How to recognize maple aphids

Several aphid species that are hard to distinguish from each other can be found on maple trees . Most important species are Drepanosiphum acerinum, Drepanosiphum platanoidis (common sycamore aphid), Periphyllus acericola and Periphyllus testudinacaus. Every maple aphid species has its own preferred maple species. Maple aphid adults are black or brown while nymphs are usually green. The common sycamore aphid is around 3-4 mm in size. Head and thorax are yellow–brown, with dark brown markings. The abdomen is light-green, sometimes with crossbands. The antennae are long and the siphons are long and tubular. Periphyllus is yellow, green or brown coloured and has a long hairy body with very short siphons. 

Maple aphids overwinter as eggs, but these are very difficult to find, because they are deposited under buds or bark. Like lime aphids, nymphs develop in to fundatrices. These fundatrices reproduce parthenogenetically giving birth to young nymphs that mature in June/July to late individuals. Some maple aphids have a summer diapause. 

Maple aphid damage and distribution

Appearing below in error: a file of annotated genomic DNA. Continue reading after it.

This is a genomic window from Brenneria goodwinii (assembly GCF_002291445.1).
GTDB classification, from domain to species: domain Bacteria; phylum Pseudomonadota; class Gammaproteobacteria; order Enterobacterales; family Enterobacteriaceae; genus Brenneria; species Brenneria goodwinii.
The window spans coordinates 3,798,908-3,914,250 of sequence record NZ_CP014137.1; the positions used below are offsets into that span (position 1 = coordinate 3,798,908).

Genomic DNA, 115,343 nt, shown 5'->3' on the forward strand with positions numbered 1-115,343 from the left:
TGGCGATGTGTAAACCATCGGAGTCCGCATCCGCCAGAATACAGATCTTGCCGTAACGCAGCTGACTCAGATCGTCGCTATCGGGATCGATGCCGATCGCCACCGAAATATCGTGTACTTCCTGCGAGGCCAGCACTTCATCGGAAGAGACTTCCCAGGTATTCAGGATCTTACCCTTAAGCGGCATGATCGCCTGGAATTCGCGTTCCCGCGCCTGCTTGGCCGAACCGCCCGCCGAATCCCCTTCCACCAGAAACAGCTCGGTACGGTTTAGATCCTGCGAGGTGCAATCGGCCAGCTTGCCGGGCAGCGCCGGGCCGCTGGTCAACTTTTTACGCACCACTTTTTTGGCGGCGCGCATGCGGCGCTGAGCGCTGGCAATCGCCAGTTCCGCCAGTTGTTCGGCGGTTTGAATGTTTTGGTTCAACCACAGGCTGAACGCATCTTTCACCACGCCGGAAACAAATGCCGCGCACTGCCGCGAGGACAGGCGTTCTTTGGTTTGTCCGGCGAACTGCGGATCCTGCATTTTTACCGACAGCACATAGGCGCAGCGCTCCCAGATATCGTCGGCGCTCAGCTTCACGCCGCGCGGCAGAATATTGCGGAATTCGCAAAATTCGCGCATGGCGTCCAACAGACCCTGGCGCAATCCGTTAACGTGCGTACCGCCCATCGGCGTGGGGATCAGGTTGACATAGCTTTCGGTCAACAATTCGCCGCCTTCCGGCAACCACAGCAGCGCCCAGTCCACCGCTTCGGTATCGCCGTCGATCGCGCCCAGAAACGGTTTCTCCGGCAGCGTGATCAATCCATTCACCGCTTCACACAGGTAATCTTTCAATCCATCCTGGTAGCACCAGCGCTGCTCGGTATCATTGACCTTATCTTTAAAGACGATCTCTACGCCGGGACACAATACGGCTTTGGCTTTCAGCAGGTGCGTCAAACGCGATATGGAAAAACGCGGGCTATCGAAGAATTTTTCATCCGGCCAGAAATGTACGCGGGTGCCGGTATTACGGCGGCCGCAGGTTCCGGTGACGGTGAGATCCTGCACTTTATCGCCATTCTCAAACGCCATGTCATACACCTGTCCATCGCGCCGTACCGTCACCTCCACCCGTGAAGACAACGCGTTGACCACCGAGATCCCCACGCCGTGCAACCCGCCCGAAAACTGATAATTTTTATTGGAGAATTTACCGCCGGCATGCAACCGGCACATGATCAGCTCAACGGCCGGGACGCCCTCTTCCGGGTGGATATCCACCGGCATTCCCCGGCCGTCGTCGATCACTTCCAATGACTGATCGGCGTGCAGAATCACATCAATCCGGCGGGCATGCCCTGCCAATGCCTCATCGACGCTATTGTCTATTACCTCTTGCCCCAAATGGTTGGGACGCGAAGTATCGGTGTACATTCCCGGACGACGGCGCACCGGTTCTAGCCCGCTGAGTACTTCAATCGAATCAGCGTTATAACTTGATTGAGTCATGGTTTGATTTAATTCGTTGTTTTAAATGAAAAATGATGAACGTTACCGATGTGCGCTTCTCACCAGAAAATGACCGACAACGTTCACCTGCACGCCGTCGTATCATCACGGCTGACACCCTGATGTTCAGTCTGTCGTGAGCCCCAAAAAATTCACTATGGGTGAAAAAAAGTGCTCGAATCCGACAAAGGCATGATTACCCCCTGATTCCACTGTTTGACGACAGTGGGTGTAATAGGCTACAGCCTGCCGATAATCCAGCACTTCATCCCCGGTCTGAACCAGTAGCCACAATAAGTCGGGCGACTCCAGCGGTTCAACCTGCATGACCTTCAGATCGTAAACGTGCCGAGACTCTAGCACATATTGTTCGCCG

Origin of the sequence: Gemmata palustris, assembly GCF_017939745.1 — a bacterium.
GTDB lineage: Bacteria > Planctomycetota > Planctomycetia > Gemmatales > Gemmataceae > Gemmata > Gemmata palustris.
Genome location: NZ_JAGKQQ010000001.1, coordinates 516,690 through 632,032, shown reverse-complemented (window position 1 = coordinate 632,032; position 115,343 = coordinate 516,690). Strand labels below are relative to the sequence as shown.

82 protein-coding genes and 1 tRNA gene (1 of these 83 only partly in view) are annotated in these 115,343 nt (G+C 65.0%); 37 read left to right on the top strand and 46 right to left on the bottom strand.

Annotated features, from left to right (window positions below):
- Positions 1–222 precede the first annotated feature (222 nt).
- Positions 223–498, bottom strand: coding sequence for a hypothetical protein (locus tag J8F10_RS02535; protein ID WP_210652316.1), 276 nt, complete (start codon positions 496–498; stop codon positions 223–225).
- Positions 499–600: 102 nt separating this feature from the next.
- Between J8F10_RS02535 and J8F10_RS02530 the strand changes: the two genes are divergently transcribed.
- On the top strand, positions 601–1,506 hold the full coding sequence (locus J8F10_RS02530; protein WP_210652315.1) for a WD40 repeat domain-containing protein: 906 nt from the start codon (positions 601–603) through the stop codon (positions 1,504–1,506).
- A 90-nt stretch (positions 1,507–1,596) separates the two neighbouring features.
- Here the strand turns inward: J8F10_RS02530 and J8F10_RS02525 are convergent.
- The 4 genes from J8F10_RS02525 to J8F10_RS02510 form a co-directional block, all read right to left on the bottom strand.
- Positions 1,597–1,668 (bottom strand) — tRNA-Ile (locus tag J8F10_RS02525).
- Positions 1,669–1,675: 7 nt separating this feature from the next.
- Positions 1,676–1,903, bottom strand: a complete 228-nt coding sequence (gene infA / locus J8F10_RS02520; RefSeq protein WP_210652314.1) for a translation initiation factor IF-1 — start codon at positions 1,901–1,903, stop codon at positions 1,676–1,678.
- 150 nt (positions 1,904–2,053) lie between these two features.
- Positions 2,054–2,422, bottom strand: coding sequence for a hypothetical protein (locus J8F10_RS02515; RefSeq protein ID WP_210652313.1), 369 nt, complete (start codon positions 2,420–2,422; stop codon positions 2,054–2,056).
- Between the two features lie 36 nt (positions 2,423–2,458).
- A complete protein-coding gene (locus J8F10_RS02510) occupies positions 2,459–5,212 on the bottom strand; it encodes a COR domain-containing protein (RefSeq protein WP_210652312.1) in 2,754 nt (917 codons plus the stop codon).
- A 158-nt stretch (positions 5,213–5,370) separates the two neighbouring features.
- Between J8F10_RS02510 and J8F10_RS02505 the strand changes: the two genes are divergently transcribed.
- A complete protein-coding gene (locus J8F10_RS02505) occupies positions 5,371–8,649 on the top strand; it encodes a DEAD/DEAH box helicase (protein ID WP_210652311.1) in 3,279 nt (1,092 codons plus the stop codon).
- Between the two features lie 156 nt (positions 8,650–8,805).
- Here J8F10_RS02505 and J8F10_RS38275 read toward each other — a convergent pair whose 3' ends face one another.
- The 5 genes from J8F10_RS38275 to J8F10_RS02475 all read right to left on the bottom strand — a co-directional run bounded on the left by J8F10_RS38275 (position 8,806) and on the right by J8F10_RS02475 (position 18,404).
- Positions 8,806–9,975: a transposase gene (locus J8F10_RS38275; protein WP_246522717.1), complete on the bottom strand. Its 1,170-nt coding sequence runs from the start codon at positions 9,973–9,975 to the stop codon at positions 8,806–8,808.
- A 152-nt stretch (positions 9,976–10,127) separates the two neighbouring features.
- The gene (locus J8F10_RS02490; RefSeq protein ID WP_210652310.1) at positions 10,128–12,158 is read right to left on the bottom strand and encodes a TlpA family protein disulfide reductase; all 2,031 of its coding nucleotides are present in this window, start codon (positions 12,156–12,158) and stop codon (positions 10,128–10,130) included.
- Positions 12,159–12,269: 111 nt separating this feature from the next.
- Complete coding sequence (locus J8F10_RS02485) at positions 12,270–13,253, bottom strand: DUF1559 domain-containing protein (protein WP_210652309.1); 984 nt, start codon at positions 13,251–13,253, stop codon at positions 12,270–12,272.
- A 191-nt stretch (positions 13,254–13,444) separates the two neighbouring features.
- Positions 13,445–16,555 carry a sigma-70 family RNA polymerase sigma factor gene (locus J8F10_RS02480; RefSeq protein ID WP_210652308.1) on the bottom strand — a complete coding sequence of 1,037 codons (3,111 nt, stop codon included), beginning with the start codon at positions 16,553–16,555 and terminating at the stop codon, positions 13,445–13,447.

Aphids are usually found on the underside of the leaves. During the summer they aggregate together and become inactive. From August onwards they become active again, producing honeydew which can cause nuisance. Trees suffer most from the black sooty mold fungus that grows on honeydew, which hampers photosynthesis.

  • Maple aphid life cycle

    hibernates as egg on branches
    winged fundatrices hatch in spring
    fundatrices lay eggs, parthenogenetic reproducten
    early in summer colonies of inactive nymphs
    nymphs mold and become active after 2-3 months
    after several summer generations, males hatch
    females lay winter eggs after mating

  • Maple aphid host plants

    exclusive to maple (Acer)

  • Winged maple aphids

  • Maple aphid